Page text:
by Richard S. Kordesh
With the cherry trees resting in a mid-winter sleep, it’s a good time to prepare them for their eventual spring awakening.
Pruning shapes the trees’ growth; it helps to avoid the unproductive chaos that would result from branches and shoots extending, small and large, in conflicting directions.
Making the right and timely cuts staves off disease and enables a tree to concentrate its nutrients into desirable pathways.
Care of a tree might appear less than inspiring on a frigid, overcast February afternoon, but making the right cuts now increases the robustness of the glorious blossoms that will burst forth in April.
Timely pruning raises the chances of a bountiful harvest. A rich harvest makes it possible to preserve some round, red fruits for jams and pie fillings. They can be thawed for such purposes next winter, even as one again reaches for the cutting tools.
Parents and gardeners both must prune. What you want for your tree – as well as your children – is for them to reach their full, flowering and productive potential. You hope that the young tree, as well as the son or daughter, will establish a solid core and flexible, strong limbs.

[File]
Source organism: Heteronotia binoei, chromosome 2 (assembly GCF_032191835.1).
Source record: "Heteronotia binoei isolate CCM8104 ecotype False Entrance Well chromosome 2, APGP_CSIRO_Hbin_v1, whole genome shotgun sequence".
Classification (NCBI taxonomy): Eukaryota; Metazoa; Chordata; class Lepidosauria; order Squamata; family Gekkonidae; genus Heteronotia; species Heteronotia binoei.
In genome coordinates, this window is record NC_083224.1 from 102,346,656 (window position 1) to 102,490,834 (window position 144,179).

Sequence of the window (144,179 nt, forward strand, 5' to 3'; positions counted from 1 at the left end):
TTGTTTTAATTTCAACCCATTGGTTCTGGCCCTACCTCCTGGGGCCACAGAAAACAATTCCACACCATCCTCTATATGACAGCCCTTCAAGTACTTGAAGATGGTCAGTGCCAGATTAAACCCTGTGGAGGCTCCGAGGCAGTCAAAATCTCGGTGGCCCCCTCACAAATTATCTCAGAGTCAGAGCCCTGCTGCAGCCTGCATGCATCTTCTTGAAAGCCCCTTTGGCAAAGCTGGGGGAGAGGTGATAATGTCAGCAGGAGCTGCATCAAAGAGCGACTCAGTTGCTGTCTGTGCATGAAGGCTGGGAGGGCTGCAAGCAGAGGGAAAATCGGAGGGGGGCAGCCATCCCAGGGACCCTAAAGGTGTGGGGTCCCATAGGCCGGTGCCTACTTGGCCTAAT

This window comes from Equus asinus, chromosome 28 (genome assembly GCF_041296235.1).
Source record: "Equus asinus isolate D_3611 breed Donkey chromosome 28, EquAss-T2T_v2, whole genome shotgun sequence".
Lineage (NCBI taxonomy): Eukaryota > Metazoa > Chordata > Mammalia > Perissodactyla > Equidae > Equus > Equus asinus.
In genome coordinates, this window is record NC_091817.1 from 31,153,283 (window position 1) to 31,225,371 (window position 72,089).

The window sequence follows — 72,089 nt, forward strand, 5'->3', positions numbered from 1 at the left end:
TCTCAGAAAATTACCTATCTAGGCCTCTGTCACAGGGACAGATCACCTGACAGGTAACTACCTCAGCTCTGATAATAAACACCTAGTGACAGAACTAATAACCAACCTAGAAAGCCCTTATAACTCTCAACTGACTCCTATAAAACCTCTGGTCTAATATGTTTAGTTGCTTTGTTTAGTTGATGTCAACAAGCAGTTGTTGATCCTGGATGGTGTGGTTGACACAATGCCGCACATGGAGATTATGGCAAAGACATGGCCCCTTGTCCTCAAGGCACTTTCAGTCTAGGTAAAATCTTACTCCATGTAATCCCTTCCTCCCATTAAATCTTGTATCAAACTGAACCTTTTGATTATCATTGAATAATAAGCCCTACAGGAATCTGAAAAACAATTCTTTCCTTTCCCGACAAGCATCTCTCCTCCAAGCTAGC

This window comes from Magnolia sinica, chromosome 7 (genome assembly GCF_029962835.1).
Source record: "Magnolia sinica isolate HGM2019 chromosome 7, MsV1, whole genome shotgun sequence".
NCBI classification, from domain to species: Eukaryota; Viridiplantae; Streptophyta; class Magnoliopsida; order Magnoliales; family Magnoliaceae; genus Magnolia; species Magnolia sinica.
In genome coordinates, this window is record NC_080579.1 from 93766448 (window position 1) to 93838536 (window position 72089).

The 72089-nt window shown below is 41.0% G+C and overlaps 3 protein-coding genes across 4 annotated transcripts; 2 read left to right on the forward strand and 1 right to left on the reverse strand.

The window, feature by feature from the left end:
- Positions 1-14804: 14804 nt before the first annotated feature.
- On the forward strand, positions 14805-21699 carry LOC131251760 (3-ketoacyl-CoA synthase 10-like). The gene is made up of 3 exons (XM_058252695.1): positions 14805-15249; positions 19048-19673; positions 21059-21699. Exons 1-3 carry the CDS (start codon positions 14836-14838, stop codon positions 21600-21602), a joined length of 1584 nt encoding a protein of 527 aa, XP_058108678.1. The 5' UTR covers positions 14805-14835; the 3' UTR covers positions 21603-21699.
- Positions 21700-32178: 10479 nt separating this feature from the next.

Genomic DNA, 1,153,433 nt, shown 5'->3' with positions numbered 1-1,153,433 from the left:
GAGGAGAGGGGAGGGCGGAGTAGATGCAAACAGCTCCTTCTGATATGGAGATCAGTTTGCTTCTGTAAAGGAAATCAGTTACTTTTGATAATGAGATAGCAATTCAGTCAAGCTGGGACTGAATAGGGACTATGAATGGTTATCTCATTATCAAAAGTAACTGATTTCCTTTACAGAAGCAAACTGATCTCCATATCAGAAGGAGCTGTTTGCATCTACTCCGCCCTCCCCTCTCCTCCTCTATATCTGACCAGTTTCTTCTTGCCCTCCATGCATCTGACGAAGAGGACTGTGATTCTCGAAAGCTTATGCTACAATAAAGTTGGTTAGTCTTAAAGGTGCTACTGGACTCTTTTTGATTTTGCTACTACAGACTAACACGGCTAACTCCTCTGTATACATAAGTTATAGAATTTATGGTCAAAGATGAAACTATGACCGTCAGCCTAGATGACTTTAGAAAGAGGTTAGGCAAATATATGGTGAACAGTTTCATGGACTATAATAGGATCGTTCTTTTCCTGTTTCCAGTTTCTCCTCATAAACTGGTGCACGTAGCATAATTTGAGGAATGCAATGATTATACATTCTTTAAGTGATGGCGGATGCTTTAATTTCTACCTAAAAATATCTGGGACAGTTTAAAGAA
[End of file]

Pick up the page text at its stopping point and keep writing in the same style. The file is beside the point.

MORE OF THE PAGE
Parenting a child navigates seasons, confronts challenges and presents opportunities to encourage growth in fruitful directions.
One can prune too much, and one can prune too little. There is a time for nipping away unwanted habits, for cultivating budding talents, for feeding fertile explorations, for teaching sound techniques, for gathering satisfying results, and for setting aside some of a day’s bounty for future experiments.
Guest blogger Richard S. Kordesh is the author of Restoring Power to Parents and Places and has worked professionally in the community development field for 35 years. Visit Richard's website for more.